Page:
The Phoenix Sings: Kunqu Performance
Friday August 16, 2013  1:00 pm                    
Saturday August 17, 2011  1:00 and 2:00 pm

Sackler Landing Level, Freer and Sackler Galleries
1050 Independence Avenue, SW Washington, DC (Metro Station: Smithsonian (Mall Exit)

The Palace of Eternal Youth: "The Banquet"

Cast Musicians Synopsis

Meet the Artists

Production Staff  


Emperor Zuanzong:

Wu Dezhang  

Consort Yang:

Shen Yili


Kunqu Flute (Dizi):

Chen Tao
Drum and Clappers: Huang Shirong  黃士榮
Er Hu: Guo Jingqiang  郭景強

WKS Production Staff

Producer: Tong-Ching Chang  張冬青
Co-producer: Charles Wilson
Make-up and Dresser:: Yang Guiyin    楊桂英
Surtitles: Tong-Ching Chang   張冬青
Photography: Cindy Rodney
Video Camera: Charles Wilson


The Palace of Eternal Youth (Changsheng dian長生殿) is a full-length (50 scene) play that treats the famous and tragic love story between Emperor Xuanzong (685-762) of the Tang dynasty and his favorite imperial consort Yang Yuhuan, also known by her court title, Precious Consort Yang (Yang Guifei). "The Banquet" is an excerpt that constitutes all but the very beginning and the end of Scene 24 "Startled by the Rebellion" (Jingbian 驚變). Indulging himself in his lovemaking with Consort Yang, the emperor has become lax in attending to affairs of state, and unknown to him, trouble is growing on the border, among his own troops. The time is autumn, and the imperial garden is decked out in the brilliant colors of the changing leaves. The emperor orders a small feast in the garden. The couple arrives, holding each other's hands, and strolls through the garden, entranced in each other's gaze. The emperor has ordered simple dishes for them to enjoy. He asks Consort Yang to sing a new song recently composed using the lyrics of the famous and talented poet Li Bai. As they celebrate the occasion and each other, Consort Yang becomes intoxicated, which makes her appear even more lovely. She is finally led away, and our excerpt comes to an end. In the last part of the scene, which is not being performed today, the peace and tranquility of the love between emperor and consort is shattered by the report to the emperor that one of the emperor's generals, An Lushan, has rebelled against the throne and has already broken through the pass guarding the approach to the capital. The feckless emperor can do nothing but accept his minister's advice to abandon the capital and flee to Sichuan.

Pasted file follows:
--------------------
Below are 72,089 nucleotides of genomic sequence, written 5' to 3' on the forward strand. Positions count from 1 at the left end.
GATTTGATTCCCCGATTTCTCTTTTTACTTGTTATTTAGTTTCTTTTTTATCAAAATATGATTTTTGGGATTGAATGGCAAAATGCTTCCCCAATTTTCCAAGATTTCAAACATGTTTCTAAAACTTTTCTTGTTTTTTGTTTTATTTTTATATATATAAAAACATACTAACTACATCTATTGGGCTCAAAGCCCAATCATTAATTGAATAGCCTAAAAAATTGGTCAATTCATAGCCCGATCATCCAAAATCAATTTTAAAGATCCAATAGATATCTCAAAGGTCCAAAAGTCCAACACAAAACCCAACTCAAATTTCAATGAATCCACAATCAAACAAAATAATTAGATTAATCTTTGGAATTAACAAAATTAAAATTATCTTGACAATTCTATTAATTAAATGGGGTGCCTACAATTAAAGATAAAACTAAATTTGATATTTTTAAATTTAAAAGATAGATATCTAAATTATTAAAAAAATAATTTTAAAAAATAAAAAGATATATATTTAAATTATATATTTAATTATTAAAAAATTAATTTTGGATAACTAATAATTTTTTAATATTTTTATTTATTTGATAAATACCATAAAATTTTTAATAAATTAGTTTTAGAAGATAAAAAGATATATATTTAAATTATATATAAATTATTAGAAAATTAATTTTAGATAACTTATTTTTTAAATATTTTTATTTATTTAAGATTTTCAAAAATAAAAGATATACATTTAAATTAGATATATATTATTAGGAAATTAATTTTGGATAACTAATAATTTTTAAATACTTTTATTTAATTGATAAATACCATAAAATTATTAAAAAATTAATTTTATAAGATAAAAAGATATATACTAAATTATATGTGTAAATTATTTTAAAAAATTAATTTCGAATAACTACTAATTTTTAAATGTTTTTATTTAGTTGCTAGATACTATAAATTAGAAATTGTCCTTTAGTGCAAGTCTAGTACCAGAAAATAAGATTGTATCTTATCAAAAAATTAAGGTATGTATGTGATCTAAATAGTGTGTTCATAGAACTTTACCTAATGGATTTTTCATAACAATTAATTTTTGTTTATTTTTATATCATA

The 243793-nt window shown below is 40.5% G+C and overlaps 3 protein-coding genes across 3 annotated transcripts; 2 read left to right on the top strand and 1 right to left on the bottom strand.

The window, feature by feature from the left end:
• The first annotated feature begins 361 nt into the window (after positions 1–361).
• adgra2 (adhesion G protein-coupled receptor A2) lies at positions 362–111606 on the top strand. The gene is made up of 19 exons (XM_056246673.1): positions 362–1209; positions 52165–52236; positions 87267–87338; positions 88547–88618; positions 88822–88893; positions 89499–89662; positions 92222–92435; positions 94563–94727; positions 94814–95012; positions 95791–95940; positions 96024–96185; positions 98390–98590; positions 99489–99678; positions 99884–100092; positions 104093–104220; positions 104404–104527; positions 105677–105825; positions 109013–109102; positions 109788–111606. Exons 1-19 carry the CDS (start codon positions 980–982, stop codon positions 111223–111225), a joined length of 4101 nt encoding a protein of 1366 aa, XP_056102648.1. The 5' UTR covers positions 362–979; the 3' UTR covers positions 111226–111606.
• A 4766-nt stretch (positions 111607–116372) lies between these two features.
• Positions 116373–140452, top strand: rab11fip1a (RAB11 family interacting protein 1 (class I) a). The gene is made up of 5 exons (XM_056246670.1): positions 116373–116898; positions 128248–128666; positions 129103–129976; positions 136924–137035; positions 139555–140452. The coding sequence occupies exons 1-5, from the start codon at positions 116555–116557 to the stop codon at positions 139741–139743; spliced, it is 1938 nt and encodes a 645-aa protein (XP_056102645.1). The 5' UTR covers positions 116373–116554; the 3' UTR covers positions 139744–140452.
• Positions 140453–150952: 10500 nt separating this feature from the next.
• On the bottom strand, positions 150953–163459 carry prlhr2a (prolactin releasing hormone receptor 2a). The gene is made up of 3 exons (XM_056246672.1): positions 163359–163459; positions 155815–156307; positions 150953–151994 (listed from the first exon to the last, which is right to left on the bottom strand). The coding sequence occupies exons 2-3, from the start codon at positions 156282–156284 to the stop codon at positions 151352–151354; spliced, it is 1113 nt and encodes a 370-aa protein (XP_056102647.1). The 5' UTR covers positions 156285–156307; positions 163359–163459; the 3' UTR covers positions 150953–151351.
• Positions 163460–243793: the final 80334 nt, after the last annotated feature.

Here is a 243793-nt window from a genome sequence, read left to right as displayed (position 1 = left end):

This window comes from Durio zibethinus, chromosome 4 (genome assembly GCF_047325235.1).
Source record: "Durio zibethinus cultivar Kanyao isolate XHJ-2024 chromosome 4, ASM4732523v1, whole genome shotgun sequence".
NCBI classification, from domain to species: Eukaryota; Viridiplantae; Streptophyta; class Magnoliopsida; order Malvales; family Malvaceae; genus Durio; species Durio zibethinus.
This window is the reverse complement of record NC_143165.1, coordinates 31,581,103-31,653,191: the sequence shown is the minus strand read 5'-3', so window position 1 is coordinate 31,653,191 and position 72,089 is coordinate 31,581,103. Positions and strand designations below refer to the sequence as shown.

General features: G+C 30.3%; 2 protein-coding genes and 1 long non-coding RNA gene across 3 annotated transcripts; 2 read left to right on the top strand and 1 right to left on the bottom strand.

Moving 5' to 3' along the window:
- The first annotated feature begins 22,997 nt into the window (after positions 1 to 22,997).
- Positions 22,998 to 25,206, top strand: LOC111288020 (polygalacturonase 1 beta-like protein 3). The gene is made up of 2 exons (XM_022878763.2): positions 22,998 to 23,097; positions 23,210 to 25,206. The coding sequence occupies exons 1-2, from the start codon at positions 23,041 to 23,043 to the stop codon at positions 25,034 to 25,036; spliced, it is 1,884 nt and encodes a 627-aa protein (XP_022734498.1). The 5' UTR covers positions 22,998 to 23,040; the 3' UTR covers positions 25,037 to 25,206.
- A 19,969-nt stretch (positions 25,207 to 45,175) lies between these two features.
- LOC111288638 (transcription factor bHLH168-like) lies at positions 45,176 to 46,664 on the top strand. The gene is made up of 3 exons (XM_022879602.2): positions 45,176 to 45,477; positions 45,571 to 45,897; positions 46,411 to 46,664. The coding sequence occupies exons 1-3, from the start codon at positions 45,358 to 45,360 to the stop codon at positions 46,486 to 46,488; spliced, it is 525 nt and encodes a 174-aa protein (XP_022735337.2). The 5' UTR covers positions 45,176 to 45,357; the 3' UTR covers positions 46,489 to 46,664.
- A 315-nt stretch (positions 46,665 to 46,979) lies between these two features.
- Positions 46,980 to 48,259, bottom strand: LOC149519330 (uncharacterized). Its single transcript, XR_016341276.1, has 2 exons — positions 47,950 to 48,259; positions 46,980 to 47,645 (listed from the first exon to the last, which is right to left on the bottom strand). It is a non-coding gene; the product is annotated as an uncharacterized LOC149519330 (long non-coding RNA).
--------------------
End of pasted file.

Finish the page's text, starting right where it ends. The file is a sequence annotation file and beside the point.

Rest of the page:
The rebellion of An Lushan brought to an end the era known as the "High Tang," an age of extended peace and prosperity overseen by Emperor Xuanzong, in which the arts, and particularly poetry, flourished as never before. Falling from the height of power, Xuangzong becomes a fugitive unable to protect even the life of the woman he loves, Consort Yang (on the road to exile, the troops escorting the imperial party refuse to go further until she is put to death). All this is brought about by the rebellion of An Lushan, a non-Chinese Sogdian who was once the favorite of the emperor and who became the adopted son of Consort Yang. The rebellion raged for years, and besides Consort Yang's death, it also brought with it the sacking of the capital and the abdication of Emperor Xuanzong in favor of his son. The Tang dynasty was never the same again. One of the reasons for An Lushan's rebellion was his constant disputes and jockeying for power with Xuanzong's Prime Minister, Yang Guozhong, who owed his rise to power to his cousin, Consort Yang. Yang Guozhong was also put to death by the troops escorting Xuanzong into exile.